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What is this all about ?
How did I come up with this ?

Caroline Hodak 2018-09-27.jpg

Studying History and Social Sciences,  I was a member of the Social Sciences Laboratory of ENS-EHESS during ten years (aka today ETT of the Centre Maurice Halbwachs).

I started working on the topic of circuses because I wanted to explore a subject about sociability ("sociabilités"), cultural practices and audiences that had not yet been studied in French modern cultural history. The idea came to me when I accicently overheard a traditional circus music. I submitted my intention to Daniel Roche, professor at Paris-I, EHESS and then at the Collège de France, whose course on sociabilities I was attending. Daniel found the idea interesting and advised me an equestrian bibliography. I replied that I wanted to work on the circus, not about horses (!). He said "Ok. Go ahead, we'll see".

To make a long story short, the result is that I ended up working on both objects: circus and equestrian culture, because in order to grasp and understand the public, it was necessary to bring these two paths together. I also chose to embark on a comparative history between France and England because modern circus was born in England. At the time of my research, there was no Erasmus program, very few comparative research, few works "straddling" modern and contemporary history, and not many historians were considering the social sciences.

It is thus at the crossroads of these axes that I specialized in the cultural history of leisure. Circus was the object of my research. But my research led me to study the strategies of entrepreneurs, the conditions of production and reception of their shows, the common references that create common meaning, the tactical, technical and narrative processes that weave and renew the curiosity and interest of audiences, and cultural practices and innovations.

It also seemed impossible to me to study the past without understanding the present. And vice versa. So I studied Sociology in addition to History and that's how I "got into" Social Sciences. During my research, I spent nearly two years in England, to pursue my English sources. I also worked "in the field" with cultural entities involved in the contemporary circus world, when at the turn of the 90's French entertainment venues and policies were changing quickly. Strong institutional and artistic issues were re-framing strategies, support or recognition policies, competition among venues and entrepreneurs provoked many debates among circus, street artists and institutions. During two years I worked at the Museum of Popular Arts and Traditions (Mnatp today at the Mucem ) participating to an acquisition campaign on the subject of the circus, and I also worked on several projects with Hors Les Murs, association of street arts and circus arts (today Artcena); I interviewed many circus directors and artists, attended many shows and festivals, discussed with collectors and many curators, animated seminars and taught several courses about historiography, leisure, circus...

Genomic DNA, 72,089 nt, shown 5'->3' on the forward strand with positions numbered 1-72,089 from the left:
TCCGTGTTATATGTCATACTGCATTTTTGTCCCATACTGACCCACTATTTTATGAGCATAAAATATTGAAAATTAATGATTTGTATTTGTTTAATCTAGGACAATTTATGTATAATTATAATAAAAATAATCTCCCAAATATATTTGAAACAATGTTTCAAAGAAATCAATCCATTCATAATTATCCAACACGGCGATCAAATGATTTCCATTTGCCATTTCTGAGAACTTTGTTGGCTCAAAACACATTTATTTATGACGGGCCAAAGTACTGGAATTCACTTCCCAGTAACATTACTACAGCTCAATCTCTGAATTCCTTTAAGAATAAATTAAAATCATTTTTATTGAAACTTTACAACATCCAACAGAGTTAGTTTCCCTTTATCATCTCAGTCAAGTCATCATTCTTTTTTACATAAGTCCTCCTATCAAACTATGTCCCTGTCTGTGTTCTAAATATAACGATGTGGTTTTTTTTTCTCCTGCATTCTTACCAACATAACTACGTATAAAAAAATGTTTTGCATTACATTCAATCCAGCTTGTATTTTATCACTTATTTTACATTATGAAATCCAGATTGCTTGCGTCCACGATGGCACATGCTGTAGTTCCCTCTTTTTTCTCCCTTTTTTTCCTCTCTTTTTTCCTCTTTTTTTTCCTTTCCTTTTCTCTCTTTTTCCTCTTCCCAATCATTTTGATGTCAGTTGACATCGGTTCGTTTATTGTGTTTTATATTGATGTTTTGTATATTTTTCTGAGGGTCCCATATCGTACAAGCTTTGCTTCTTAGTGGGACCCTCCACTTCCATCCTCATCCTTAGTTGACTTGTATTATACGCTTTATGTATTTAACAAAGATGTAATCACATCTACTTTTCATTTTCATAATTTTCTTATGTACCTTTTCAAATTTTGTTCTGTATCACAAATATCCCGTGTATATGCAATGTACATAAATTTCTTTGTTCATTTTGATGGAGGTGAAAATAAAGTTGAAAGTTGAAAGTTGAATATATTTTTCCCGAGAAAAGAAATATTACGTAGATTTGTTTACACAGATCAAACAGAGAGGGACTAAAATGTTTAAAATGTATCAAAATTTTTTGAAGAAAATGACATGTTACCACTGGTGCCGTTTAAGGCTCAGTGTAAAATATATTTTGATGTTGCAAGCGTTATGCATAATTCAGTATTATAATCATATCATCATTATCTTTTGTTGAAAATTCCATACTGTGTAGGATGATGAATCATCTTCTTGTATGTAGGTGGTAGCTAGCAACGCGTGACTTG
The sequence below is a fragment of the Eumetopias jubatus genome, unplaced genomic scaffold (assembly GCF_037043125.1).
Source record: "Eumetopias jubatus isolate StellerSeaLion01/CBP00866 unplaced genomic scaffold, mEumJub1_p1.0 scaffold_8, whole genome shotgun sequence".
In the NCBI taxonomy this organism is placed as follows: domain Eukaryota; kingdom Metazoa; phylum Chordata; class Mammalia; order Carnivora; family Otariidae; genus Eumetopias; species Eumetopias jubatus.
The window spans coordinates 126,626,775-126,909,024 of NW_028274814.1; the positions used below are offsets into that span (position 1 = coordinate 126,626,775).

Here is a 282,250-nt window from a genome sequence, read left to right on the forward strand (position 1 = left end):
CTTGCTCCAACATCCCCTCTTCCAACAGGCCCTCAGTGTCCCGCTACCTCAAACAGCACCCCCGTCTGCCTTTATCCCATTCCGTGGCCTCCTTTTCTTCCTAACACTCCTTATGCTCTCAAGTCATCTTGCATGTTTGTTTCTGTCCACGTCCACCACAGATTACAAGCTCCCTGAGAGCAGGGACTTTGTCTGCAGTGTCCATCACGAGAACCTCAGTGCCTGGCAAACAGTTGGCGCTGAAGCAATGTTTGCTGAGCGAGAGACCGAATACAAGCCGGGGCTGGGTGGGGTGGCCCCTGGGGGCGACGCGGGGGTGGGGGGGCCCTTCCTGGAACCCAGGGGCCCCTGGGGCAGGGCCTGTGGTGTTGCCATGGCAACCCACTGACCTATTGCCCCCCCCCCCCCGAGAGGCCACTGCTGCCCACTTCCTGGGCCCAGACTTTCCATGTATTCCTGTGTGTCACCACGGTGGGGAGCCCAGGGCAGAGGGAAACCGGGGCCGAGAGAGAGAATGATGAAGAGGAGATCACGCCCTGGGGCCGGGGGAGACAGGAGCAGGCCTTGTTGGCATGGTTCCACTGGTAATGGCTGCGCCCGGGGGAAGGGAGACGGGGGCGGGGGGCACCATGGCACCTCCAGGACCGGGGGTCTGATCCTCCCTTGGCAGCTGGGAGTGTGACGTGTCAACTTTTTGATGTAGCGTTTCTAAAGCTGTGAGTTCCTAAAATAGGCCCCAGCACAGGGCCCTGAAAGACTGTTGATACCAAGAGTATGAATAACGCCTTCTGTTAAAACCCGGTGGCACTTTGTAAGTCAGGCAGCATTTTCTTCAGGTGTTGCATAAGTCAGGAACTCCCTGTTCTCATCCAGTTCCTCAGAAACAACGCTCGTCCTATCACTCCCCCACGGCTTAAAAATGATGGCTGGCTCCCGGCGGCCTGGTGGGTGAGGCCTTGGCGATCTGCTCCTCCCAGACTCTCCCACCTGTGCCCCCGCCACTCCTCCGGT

After I obtained my PhD, in June 2004, I was asked to work on a big leisure and foundation project, then another one related to museums (LVMH Foundation at the Jardin d'Acclimation, Louvre Lens). I became a consultant and advisor in cultural engineering, accompanying cultural development and programming projects. The transition to communication and strategic planning with agencies and advertisers came from there, that same red thread: understanding the context, the challenges of positioning a cultural project and building a common culture, the messages that convince, gather and enroll audiences ... activating what today is called "Cultural intelligence", "Social Insights", "Knowledge Brokering".

On several occasions I had been asked to have my research published. Work, children, everyday implications did not leave me a chance to honor the propositions that were made. Then came Guillaume Henry who contacted me in 2017 for Editions Belin. He convinced me, with Nicolas Chaudun, (thank you! thank you!) to take the time, this time, to publish once and for all my works which were still completely up to date. Indeed, nobody having immersed themselves in the sources and the issues that I had raised, my luck is that all my work remained relevant. Perhaps this book and its approach even came at a better time, when entrepreneurship and cultural innovations, are now truly considered, encouraging the rehabilitation of entire sections of cultural history, no longer seeking only to promote creative genius but to understand and consider those who orchestrate creativity, produce cultural assets and undertake the making of cultural entreprises.

As I very much believe that understanding yesterday is a source of inspiration, I am delighted that the book and this website  now exist and may, beyond the history of circus, participate to the understanding of a broader history, that of the commercialisation of leisure,  knowledge transfers, and the making of common culture and references.

I am also extremely honored that Daniel Roche has written the preface. My deepest thanks go to him, immense historian, extraordinary professor and committed humanist, for his confidence in a subject he has always believed in, foreseeing its scope and reach.

Caroline Hodak, 2018

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